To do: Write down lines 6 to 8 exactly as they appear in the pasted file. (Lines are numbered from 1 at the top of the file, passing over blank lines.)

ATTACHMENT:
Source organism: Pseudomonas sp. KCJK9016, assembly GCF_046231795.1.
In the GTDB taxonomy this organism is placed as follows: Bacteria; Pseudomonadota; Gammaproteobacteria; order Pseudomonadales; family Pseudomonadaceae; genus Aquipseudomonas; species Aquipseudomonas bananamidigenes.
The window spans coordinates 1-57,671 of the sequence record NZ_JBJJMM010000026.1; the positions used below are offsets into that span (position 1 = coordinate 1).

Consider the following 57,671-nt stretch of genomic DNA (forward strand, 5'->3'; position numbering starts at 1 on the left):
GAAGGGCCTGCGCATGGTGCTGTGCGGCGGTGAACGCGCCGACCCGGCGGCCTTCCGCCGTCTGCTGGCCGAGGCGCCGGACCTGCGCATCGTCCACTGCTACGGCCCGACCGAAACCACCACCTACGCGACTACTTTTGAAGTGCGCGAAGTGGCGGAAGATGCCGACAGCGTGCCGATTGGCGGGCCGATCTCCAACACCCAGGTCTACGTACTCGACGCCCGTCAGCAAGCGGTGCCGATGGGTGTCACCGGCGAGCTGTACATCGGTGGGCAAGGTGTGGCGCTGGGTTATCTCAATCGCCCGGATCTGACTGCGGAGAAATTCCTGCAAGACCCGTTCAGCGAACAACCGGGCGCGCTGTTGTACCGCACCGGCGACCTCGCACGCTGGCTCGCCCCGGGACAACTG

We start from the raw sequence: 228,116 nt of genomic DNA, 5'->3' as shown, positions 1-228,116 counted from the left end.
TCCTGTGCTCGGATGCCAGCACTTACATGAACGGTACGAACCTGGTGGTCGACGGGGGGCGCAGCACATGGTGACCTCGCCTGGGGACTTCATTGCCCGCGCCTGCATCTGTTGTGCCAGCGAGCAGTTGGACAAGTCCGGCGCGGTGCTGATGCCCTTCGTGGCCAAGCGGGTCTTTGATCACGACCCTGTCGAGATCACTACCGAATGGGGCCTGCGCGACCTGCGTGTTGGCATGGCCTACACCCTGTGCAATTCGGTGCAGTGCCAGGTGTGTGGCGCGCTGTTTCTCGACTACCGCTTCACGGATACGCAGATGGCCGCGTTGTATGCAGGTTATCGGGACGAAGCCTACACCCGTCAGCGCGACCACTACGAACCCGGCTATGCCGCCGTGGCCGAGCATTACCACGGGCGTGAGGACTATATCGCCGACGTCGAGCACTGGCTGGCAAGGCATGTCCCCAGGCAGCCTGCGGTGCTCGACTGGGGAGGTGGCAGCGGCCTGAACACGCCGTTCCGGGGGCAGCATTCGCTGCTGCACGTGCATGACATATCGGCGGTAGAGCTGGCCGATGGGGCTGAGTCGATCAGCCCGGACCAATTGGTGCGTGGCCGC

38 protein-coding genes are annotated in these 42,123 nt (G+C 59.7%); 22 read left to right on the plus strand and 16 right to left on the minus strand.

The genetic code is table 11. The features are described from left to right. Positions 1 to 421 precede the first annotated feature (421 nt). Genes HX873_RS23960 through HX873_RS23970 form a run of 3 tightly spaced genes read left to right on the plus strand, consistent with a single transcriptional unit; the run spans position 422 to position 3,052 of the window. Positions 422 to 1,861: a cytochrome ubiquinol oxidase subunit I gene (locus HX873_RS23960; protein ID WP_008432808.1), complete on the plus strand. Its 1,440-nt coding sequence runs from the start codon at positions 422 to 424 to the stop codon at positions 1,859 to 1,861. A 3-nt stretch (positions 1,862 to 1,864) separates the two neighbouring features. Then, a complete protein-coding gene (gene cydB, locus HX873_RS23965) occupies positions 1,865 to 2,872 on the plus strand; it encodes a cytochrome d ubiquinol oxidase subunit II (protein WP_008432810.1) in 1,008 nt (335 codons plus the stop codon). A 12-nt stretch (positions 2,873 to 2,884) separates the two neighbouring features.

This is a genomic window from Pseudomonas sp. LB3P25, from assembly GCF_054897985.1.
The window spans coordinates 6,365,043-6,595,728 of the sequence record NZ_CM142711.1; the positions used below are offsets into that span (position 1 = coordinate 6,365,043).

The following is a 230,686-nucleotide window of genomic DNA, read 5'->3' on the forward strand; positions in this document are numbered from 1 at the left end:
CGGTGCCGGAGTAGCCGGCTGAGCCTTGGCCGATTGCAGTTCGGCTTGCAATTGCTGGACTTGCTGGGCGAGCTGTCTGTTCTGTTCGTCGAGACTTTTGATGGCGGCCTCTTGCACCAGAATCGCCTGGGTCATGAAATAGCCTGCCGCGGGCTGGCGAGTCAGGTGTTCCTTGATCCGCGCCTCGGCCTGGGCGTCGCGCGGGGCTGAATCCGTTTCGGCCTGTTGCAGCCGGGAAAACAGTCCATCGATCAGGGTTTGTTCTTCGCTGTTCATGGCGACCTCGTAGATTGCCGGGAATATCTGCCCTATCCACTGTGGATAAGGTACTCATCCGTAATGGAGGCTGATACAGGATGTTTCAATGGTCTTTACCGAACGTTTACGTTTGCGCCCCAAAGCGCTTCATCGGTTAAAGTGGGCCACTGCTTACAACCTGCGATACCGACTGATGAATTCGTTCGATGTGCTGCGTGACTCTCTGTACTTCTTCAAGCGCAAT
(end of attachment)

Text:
We start from the raw sequence: 228,116 nt of genomic DNA, 5'->3' as shown, positions 1-228,116 counted from the left end.
TCCTGTGCTCGGATGCCAGCACTTACATGAACGGTACGAACCTGGTGGTCGACGGGGGGCGCAGCACATGGTGACCTCGCCTGGGGACTTCATTGCCCGCGCCTGCATCTGTTGTGCCAGCGAGCAGTTGGACAAGTCCGGCGCGGTGCTGATGCCCTTCGTGGCCAAGCGGGTCTTTGATCACGACCCTGTCGAGATCACTACCGAATGGGGCCTGCGCGACCTGCGTGTTGGCATGGCCTACACCCTGTGCAATTCGGTGCAGTGCCAGGTGTGTGGCGCGCTGTTTCTCGACTACCGCTTCACGGATACGCAGATGGCCGCGTTGTATGCAGGTTATCGGGACGAAGCCTACACCCGTCAGCGCGACCACTACGAACCCGGCTATGCCGCCGTGGCCGAGCATTACCACGGGCGTGAGGACTATATCGCCGACGTCGAGCACTGGCTGGCAAGGCATGTCCCCAGGCAGCCTGCGGTGCTCGACTGGGGAGGTGGCAGCGGCCTGAACACGCCGTTCCGGGGGCAGCATTCGCTGCTGCACGTGCATGACATATCGGCGGTAGAGCTGGCCGATGGGGCTGAGTCGATCAGCCCGGACCAATTGGTGCGTGGCCGC

38 protein-coding genes are annotated in these 42,123 nt (G+C 59.7%); 22 read left to right on the plus strand and 16 right to left on the minus strand.